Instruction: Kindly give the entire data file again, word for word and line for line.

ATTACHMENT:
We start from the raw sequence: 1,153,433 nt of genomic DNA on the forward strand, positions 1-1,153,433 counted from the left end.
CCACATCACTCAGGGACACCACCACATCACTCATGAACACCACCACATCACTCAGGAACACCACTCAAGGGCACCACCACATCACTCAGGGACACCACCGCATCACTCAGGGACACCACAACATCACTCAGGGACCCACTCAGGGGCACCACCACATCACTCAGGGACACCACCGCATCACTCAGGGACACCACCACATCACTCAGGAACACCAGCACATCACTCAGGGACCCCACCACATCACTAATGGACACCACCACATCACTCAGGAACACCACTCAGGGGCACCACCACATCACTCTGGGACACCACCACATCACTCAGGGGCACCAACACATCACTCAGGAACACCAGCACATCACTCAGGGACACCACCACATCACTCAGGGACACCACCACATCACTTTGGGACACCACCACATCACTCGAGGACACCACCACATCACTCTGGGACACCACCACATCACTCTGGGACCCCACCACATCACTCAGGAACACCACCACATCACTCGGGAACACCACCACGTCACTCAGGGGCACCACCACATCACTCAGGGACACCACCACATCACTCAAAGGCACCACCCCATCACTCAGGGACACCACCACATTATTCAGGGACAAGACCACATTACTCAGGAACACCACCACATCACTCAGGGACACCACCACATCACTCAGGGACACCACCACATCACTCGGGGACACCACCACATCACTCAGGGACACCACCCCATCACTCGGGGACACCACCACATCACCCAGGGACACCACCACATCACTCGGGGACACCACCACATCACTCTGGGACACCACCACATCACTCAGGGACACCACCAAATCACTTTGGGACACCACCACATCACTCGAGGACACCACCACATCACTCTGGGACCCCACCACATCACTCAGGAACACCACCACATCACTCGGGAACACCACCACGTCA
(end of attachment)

We start from the raw sequence: 1,153,433 nt of genomic DNA on the forward strand, positions 1-1,153,433 counted from the left end.
CCACATCACTCAGGGACACCACCACATCACTCATGAACACCACCACATCACTCAGGAACACCACTCAAGGGCACCACCACATCACTCAGGGACACCACCGCATCACTCAGGGACACCACAACATCACTCAGGGACCCACTCAGGGGCACCACCACATCACTCAGGGACACCACCGCATCACTCAGGGACACCACCACATCACTCAGGAACACCAGCACATCACTCAGGGACCCCACCACATCACTAATGGACACCACCACATCACTCAGGAACACCACTCAGGGGCACCACCACATCACTCTGGGACACCACCACATCACTCAGGGGCACCAACACATCACTCAGGAACACCAGCACATCACTCAGGGACACCACCACATCACTCAGGGACACCACCACATCACTTTGGGACACCACCACATCACTCGAGGACACCACCACATCACTCTGGGACACCACCACATCACTCTGGGACCCCACCACATCACTCAGGAACACCACCACATCACTCGGGAACACCACCACGTCACTCAGGGGCACCACCACATCACTCAGGGACACCACCACATCACTCAAAGGCACCACCCCATCACTCAGGGACACCACCACATTATTCAGGGACAAGACCACATTACTCAGGAACACCACCACATCACTCAGGGACACCACCACATCACTCAGGGACACCACCACATCACTCGGGGACACCACCACATCACTCAGGGACACCACCCCATCACTCGGGGACACCACCACATCACCCAGGGACACCACCACATCACTCGGGGACACCACCACATCACTCTGGGACACCACCACATCACTCAGGGACACCACCAAATCACTTTGGGACACCACCACATCACTCGAGGACACCACCACATCACTCTGGGACCCCACCACATCACTCAGGAACACCACCACATCACTCGGGAACACCACCACGTCA